In the wake of the historic nuclear deal between Iran and the P5+1 nations, Israeli Prime Minister Benjamin Netanyahu has not been shy about expressing his opinion.
"We think this is not only a threat to us," he told NBC News. "Iran has killed more Americans than anyone other than al Qaeda."
In the first sign that the Obama administration may be attempted to appease its longtime ally, Ambassador Dennis Ross, a former adviser to President Obama on Iran, has endorsed the idea of providing Israel with military hardware capable of attacking Iranian nuclear facilities.
"To have a credible military option, it’s not enough to say all options are on the table," Ross told Defense News on Thursday. "We have to be much more blunt."
In this case, "blunt" means B-52 Stratofortress bombers with a payload of 30,000-pound GBU-57 Massive Ordnance Penetrators.
"Deterrence becomes a very important question as we move toward implementation," he said.
"The life of the deal in terms of threshold status is for 15 years, after which it legitimizes Iran as a nuclear threshold state…So sometime before year 15, the Israelis should have this capability."
In the meantime, Ross suggested that Israeli pilots could be trained in the United States. Even if such a deal were officiated, the Israel would also have to upgrade its military runways, as none currently in operation are able to accommodate such a large aircraft.
"We certainly don’t have the infrastructure to operate the B-52, let alone the support capability to try to get around its huge radar cross section," Giora Romm, a retired Israel Air Force major general and former deputy commander told Defense News.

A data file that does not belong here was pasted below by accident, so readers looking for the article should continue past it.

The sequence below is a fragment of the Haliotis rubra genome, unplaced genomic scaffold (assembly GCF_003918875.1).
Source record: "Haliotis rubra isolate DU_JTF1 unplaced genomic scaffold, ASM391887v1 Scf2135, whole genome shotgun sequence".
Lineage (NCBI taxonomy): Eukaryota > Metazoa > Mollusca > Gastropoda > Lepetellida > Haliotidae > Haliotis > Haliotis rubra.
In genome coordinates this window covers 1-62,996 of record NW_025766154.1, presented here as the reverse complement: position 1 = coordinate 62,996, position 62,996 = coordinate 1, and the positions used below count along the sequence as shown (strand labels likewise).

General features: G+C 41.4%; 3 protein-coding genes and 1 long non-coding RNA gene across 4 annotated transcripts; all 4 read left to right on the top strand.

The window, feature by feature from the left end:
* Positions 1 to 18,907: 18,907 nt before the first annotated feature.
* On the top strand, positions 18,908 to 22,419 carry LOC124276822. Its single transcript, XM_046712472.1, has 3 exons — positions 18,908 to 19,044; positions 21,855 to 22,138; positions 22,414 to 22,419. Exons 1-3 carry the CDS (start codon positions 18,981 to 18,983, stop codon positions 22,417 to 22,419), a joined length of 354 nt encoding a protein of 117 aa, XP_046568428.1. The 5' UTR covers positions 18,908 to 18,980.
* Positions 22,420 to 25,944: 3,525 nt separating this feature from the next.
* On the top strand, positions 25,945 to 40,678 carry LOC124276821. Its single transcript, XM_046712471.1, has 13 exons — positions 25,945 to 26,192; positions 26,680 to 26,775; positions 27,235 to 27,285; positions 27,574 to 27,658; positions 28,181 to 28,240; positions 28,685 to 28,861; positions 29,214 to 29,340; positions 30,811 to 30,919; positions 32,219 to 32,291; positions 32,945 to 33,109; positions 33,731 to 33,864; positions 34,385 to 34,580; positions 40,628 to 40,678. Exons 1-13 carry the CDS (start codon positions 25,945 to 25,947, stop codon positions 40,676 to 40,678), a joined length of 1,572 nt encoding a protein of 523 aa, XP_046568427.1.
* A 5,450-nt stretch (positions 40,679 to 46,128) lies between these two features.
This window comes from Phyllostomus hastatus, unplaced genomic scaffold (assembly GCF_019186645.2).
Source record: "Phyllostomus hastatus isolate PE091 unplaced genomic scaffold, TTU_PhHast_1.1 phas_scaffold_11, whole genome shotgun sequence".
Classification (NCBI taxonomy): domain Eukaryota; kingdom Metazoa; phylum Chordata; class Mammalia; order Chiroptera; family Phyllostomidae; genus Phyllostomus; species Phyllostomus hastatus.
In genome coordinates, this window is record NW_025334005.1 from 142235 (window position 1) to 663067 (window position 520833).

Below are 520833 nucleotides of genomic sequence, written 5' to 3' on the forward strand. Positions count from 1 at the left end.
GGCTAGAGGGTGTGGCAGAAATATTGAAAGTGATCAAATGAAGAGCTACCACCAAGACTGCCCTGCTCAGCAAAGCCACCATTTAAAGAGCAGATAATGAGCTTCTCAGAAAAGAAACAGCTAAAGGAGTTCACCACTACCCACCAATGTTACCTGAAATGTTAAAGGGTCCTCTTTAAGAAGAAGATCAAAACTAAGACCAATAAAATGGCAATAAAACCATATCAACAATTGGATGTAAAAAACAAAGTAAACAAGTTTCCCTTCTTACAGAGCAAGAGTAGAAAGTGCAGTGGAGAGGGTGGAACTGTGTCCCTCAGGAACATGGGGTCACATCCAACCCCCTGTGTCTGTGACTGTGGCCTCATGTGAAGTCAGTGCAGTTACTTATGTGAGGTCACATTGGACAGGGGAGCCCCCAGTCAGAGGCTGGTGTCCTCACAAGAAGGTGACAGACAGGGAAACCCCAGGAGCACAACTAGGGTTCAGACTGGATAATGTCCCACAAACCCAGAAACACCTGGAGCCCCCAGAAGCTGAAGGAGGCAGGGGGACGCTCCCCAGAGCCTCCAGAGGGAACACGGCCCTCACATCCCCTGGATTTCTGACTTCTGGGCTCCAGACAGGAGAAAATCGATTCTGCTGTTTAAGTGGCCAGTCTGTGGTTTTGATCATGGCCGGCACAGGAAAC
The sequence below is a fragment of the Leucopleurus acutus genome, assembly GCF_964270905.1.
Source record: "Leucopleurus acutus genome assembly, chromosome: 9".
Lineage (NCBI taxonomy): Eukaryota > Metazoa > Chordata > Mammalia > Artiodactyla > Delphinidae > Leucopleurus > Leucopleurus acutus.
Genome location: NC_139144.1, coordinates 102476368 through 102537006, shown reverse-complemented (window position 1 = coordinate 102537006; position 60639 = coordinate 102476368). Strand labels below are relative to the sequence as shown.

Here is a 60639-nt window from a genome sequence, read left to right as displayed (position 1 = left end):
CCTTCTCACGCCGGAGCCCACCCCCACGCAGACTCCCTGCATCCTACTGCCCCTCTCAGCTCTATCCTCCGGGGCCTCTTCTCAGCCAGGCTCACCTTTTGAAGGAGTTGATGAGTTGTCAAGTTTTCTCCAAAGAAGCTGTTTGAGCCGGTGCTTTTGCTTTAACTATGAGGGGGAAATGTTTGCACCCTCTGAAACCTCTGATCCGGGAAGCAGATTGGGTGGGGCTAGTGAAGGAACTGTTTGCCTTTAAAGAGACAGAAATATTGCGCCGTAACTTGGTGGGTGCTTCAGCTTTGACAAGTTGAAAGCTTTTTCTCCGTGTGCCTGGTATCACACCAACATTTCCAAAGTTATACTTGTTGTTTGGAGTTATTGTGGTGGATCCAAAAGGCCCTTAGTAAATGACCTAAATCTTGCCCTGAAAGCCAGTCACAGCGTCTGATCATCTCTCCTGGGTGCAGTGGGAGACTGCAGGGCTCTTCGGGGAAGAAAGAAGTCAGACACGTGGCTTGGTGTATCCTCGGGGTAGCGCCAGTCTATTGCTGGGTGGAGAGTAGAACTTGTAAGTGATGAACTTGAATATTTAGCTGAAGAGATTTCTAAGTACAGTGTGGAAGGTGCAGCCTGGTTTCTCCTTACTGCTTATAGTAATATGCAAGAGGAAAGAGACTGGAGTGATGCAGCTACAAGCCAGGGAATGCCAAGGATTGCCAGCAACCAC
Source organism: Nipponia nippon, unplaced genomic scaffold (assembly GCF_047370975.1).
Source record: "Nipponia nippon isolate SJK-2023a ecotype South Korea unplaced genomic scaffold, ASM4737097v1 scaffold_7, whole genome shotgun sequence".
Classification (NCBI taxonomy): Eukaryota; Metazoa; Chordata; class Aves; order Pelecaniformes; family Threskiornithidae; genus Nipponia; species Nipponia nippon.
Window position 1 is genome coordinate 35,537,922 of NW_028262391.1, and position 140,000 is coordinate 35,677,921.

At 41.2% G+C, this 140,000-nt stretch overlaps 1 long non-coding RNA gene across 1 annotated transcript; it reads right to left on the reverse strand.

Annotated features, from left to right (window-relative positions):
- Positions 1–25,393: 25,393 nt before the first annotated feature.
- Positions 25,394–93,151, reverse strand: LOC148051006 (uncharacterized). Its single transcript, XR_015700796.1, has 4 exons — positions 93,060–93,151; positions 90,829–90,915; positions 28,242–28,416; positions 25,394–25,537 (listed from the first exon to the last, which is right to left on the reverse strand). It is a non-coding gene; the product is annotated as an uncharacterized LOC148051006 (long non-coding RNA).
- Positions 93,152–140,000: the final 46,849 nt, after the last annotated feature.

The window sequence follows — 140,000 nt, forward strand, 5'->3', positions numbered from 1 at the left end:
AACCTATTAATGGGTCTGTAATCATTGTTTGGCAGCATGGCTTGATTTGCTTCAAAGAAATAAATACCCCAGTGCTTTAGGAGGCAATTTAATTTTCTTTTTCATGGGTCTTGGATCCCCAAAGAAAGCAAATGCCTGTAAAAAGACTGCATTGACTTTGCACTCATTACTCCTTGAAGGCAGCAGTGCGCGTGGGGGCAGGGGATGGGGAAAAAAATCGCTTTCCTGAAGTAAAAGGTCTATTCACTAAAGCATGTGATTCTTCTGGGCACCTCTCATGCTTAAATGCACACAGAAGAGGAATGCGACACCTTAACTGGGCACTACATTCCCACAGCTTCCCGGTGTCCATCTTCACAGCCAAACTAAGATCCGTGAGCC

Such upgrades would be a costly expense for the Israeli government, and others have pointed out that bombers may not only be a needlessly provocative move, but also an impractical one.
"I can understand where the Americans are coming from with this in terms of providing us long-range carrying capacity," Retired IAF Maj. Gen. Eitan Ben-Eliahu, told Defense News. "But this is something that requires careful conceptual analysis. Why risk the ramifications of something so provocative as a bomber?"
"And if the conclusion is that it’s worth the risk, why 60-year-old B-52s?" he added. "Why not B-2s? At least with this stealth capability, we’d have something to talk about in terms of all the enormous changes required to integrate such a new capability."
The nuclear deal struck between Iran and the P5+1 nations – which includes France, China, Russia, the United States, the United Kingdom, and Germany – allows for the gradual lifting of international sanctions on Tehran. The Islamic Republic will be permitted to develop nuclear energy for peaceful purposes, and will allow UN observers access to nuclear facilities to ensure the country is not developing an atomic weapon.
Despite the checks in place, Prime Minister Netanyahu is concerned that Iran will break away from the treaty and create nuclear bombs which could then be used against Israel.
Earlier on Friday, former CIA officer Paul Pillar told Sputnik that the Israeli government has been lobbying the US Congress to reject the nuclear agreement.
"Right now they [the Israeli government] are focusing on Congress," Pillar said, "and there is still considerable hope in the [Israeli] government that they can work the usual political channels they work in Washington and there will be a resolution of disapproval and a veto override."